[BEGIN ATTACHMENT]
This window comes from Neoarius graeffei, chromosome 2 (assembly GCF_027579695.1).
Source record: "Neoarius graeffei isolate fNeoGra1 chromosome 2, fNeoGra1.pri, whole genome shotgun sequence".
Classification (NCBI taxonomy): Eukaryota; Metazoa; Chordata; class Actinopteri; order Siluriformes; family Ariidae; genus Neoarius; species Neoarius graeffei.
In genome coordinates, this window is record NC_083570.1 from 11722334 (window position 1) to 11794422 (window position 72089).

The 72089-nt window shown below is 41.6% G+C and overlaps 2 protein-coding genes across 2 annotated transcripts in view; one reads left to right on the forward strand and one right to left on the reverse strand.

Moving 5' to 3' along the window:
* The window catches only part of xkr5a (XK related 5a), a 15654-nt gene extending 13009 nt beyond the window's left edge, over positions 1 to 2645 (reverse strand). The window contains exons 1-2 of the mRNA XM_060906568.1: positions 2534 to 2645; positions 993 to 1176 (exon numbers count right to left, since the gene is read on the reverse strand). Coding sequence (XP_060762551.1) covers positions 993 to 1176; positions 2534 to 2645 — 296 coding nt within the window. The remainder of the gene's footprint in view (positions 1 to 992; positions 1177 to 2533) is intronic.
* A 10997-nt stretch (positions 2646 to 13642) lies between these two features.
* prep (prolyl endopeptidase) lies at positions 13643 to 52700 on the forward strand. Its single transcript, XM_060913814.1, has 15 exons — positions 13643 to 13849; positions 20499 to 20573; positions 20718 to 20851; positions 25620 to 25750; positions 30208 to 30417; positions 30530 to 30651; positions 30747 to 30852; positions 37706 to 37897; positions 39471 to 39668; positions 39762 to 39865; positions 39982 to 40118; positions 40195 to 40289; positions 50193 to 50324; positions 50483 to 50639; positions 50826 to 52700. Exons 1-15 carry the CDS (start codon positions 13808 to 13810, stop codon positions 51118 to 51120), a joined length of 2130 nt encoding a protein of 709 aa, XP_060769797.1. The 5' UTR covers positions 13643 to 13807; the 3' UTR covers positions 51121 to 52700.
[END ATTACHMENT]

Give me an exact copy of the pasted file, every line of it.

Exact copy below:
This window comes from Neoarius graeffei, chromosome 2 (assembly GCF_027579695.1).
Source record: "Neoarius graeffei isolate fNeoGra1 chromosome 2, fNeoGra1.pri, whole genome shotgun sequence".
Classification (NCBI taxonomy): Eukaryota; Metazoa; Chordata; class Actinopteri; order Siluriformes; family Ariidae; genus Neoarius; species Neoarius graeffei.
In genome coordinates, this window is record NC_083570.1 from 11722334 (window position 1) to 11794422 (window position 72089).

The 72089-nt window shown below is 41.6% G+C and overlaps 2 protein-coding genes across 2 annotated transcripts in view; one reads left to right on the forward strand and one right to left on the reverse strand.

Moving 5' to 3' along the window:
* The window catches only part of xkr5a (XK related 5a), a 15654-nt gene extending 13009 nt beyond the window's left edge, over positions 1 to 2645 (reverse strand). The window contains exons 1-2 of the mRNA XM_060906568.1: positions 2534 to 2645; positions 993 to 1176 (exon numbers count right to left, since the gene is read on the reverse strand). Coding sequence (XP_060762551.1) covers positions 993 to 1176; positions 2534 to 2645 — 296 coding nt within the window. The remainder of the gene's footprint in view (positions 1 to 992; positions 1177 to 2533) is intronic.
* A 10997-nt stretch (positions 2646 to 13642) lies between these two features.
* prep (prolyl endopeptidase) lies at positions 13643 to 52700 on the forward strand. Its single transcript, XM_060913814.1, has 15 exons — positions 13643 to 13849; positions 20499 to 20573; positions 20718 to 20851; positions 25620 to 25750; positions 30208 to 30417; positions 30530 to 30651; positions 30747 to 30852; positions 37706 to 37897; positions 39471 to 39668; positions 39762 to 39865; positions 39982 to 40118; positions 40195 to 40289; positions 50193 to 50324; positions 50483 to 50639; positions 50826 to 52700. Exons 1-15 carry the CDS (start codon positions 13808 to 13810, stop codon positions 51118 to 51120), a joined length of 2130 nt encoding a protein of 709 aa, XP_060769797.1. The 5' UTR covers positions 13643 to 13807; the 3' UTR covers positions 51121 to 52700.